Inaction is no longer an option, as climate change is already disrupting the vulnerable environment and human life. This is stated in the report by the Intergovernmental Panel on Climate Change (IPCC) about climate impact, adaptation and vulnerabilities.
We are already facing a one-degree increase in the Earth’s temperature, and the consequences are noticeable. If the temperature increases any more, then the damage will only get worse and lead to irreversible damage in several areas, more specifically vulnerable ecosystems and low-lying coastal areas, according to the report.
Chair of the IPCC Hoesung Lee therefore issues an urgent warning: “Inaction will have major consequences. Our actions today will shape how people adapt and nature responds to increasing climate risks.”
The report demonstrates that in many areas, plants and animals already have limited resistance against heat waves, droughts, and floods. This can be seen in the massive loss of our coral, for example. ‘These weather extremes are occurring in quick succession or are overlapping, causing cascading impacts that are increasingly difficult to manage. It is particularly noticeable in food insecurity and water shortages, such as in Africa, Asia, Central and South America, on small islands such as Hawaii, and in the Arctic.’
Half-baked measures no longer an option
Immediate action must be taken to make adapting to the climate possible, according to the report. At the same time, greenhouse gas emissions must decrease, preferably to under 1.5 degrees. According to the report, adaptation measures are implemented with too many fits and starts globally. IPCC lead author and Associate Professor of Public Administration at Wageningen University & Research Robbert Biesbroek: ‘Accelerating adaptation is necessary to limit future risks, but scaling up initiatives has proven difficult in practice. There are many plans, but the implementation must really get started now. This acceleration requires political will and decisiveness, combined with sufficient resources, knowledge, instruments, and collaboration. Those are often lacking.’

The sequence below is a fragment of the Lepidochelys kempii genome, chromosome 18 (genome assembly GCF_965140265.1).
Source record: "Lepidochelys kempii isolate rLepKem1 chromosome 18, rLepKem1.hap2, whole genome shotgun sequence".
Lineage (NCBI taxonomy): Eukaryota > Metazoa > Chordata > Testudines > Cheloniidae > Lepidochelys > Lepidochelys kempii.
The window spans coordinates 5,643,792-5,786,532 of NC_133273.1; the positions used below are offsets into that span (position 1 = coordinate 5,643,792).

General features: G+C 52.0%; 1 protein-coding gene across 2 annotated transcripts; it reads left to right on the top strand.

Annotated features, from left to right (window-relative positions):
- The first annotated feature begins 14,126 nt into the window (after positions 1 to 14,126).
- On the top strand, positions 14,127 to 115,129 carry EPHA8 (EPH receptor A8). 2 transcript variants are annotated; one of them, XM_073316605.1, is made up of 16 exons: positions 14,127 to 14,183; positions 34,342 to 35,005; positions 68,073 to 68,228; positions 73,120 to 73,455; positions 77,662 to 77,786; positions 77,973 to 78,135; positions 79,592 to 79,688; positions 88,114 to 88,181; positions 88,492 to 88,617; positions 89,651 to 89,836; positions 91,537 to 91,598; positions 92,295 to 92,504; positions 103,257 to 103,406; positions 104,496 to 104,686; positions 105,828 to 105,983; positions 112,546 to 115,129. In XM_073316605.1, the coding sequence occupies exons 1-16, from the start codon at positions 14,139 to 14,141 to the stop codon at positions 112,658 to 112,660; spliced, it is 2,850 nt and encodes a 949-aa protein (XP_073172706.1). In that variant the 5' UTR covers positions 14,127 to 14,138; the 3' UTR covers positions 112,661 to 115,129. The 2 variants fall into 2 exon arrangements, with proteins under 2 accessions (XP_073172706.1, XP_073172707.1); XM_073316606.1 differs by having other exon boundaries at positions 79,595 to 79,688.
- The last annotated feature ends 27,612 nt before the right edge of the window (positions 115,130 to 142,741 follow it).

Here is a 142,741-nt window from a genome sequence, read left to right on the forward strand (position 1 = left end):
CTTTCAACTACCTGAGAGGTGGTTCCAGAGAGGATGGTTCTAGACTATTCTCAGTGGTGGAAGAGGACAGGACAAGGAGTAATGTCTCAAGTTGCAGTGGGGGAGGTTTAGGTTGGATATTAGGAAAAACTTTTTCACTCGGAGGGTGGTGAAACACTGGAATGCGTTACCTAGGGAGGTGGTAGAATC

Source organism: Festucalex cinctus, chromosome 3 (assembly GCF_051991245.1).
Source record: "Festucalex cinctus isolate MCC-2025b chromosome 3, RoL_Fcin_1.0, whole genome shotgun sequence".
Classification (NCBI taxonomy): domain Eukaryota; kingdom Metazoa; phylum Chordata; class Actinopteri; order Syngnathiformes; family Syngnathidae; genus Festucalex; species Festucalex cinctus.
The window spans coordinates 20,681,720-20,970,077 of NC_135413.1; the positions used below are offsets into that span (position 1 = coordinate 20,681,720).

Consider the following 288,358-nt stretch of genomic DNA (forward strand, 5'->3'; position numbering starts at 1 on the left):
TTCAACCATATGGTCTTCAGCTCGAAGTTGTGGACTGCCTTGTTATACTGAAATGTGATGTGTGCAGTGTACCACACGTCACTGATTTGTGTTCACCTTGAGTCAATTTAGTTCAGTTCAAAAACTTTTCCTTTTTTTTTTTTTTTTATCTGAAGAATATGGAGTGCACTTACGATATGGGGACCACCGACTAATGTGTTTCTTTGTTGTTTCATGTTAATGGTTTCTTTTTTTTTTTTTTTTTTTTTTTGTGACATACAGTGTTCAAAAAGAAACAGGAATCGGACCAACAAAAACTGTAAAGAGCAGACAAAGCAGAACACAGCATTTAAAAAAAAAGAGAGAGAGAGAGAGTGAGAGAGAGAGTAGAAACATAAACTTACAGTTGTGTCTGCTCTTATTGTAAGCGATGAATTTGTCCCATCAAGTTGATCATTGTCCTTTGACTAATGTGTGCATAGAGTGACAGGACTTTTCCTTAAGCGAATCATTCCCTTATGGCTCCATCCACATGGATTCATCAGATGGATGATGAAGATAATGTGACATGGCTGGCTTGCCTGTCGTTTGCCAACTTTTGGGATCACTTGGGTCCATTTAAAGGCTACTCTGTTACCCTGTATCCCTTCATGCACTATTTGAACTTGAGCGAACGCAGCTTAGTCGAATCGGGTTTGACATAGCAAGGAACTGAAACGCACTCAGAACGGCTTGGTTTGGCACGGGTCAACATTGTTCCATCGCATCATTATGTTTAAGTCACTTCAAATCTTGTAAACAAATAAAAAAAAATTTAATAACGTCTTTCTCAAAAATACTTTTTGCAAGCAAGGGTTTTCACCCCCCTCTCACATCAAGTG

The approach taken by different countries varies widely. In particular, lower-income countries are well behind when it comes to adaptations. Chair of the IPCC Hoesung Lee emphasises: ‘Half-baked measures are no longer an option.’
Strengthening nature to maintain a liveable earth
The report also shows nature’s own potential for managing climate change. Co-chair of the IPCC Hans-Otto Pörtner: ‘If we manage to conserve 30 to 50% of Earth’s land, freshwater, and ocean habitats, then everyone can benefit from nature’s capacity to absorb and store CO2. But this requires political support and money.’
The report also points out that climate change interacts with urbanisation, social inequalities, and pandemics, for example. ‘Everyone – government, the private sector, civil society – must work together and come up with solutions for taking on these threatening factors. It is in everyone’s interest to bring together scientific and technological know-how as well as indigenous and local knowledge for this,’ says Debra Roberts, co-chair of IPCC Working Group 2.
Impacts and risks: the hotspots
This report provides a detailed assessment of the impact of climate change, the risks, and the options for climate adaptation for cities and other locales. ‘Heatwaves, storms, droughts, and floods as well as rising sea levels are real threats for cities with a poor infrastructure and high levels of poverty,’ says Debra Roberts. ‘However, there are opportunities for action, such as green buildings, renewable energy, and sustainable transport systems that can connect urban and rural areas. All of this can contribute to a more inclusive and fairer society where everyone, including indigenous peoples, must be involved in the planning.’